So when I head Sam had a book coming out (which is out now), I wanted to read it for sure. He was kind enough to send me a copy and I read it in a day (I’m a faster reader, but it was also very interesting.) It’s a great take on several significant money issues that has Sam’s unique style and perspective throughout. I think it’s a book best for someone newer to financial planning or someone who wants to up their money game significantly. I wish I had this book when I was in my 20’s and early 30’s.
I asked if I could publish an excerpt from the book and was given permission to do so. And guess what — it’s an excerpt on stealth wealth! Hahaha.
I’ll stop blabbing and turn it over to Sam. FYI, the following is from BUY THIS, NOT THAT by Sam Dogen with permission from Portfolio, an imprint of the Penguin Publishing Group, a division of Penguin Random House LLC. Copyright © 2022 by Kansei Incorporated.
Take it away, Sam…
Here are ten guidelines for the Stealth Wealth practitioner.
Stealth Wealth Rule #1: Never drive a nice car to work or to any public setting.
Nothing inspires judgment quite like seeing what kind of car a person drives. Drive an economical safe car so that when you run into your coworkers, they won’t suspect you’re wealthy. Or take public transportation. You don’t want to roll into the office in a Benz and have your boss see you. Their immediate thought will be to cut your bonus since you are doing so well.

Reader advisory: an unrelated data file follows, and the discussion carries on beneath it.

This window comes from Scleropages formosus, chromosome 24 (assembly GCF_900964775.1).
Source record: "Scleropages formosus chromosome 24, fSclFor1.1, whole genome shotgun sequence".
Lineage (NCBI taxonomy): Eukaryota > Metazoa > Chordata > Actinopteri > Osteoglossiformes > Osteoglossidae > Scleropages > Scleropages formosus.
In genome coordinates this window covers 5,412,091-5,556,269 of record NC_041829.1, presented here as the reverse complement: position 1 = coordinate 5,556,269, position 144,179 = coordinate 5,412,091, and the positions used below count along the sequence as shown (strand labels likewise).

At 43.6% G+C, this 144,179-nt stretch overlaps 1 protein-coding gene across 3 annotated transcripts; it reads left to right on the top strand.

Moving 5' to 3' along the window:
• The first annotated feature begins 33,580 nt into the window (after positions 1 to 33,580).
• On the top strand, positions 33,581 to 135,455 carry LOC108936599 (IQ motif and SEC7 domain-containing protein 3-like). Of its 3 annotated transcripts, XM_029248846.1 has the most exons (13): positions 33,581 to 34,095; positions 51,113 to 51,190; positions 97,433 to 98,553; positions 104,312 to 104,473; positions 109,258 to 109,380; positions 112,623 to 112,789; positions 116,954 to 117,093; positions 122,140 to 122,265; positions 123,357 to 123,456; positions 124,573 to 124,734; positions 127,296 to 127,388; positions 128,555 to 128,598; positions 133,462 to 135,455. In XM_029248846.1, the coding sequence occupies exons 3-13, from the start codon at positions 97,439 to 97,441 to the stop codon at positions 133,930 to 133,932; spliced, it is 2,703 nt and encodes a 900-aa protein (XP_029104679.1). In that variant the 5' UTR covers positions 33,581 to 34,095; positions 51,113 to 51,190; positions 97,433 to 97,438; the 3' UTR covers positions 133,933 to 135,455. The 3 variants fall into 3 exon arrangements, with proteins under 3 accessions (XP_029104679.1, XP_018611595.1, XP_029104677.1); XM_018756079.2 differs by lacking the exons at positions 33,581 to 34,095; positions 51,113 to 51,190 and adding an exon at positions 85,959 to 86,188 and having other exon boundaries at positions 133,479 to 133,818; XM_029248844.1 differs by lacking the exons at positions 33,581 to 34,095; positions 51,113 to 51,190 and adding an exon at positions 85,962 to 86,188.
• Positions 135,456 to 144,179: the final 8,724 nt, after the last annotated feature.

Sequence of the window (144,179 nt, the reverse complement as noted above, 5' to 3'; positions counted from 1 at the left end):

Driving up to your salary-negotiation meeting in a Bentley isn’t going to work in your favor either. Neither is owning a nicer car than your landlord’s, which he’ll see every time he comes over to address an issue. Instead, drive the safest and most economical car you can.
When cops huddle for breakfast thinking about which car they want to ticket, do you think they are going for the guy in a ten-year-old Toyota Corolla or the guy in a new Lamborghini Huracán?
Having a modest car is the number one easiest way to practice Stealth Wealth.
Stealth Wealth Rule #2: Be careful whom you give your home address to.
People love to snoop online to see what you paid for your house. Not only will they see what you paid for your house, but they’ll also be able to tell whether you’re underwater or have huge equity. Instead of giving an exact address, you can give them cross streets and a description of the house, e.g., I’m at the corner of Jackson and Teller. Brown wood-shingle house. You can’t miss it.
Inevitably, they will find out your exact address if they pay attention, but delay access to that information for as long as possible. Protect its privacy. I recommend claiming your house online by logging into Zillow, Redfin, and other platforms. Then remove all photos of your home or upload different photos to throw lookie-loos and robbers off the scent. You can even decrease your number of bedrooms and bathrooms from what the online platforms have on file.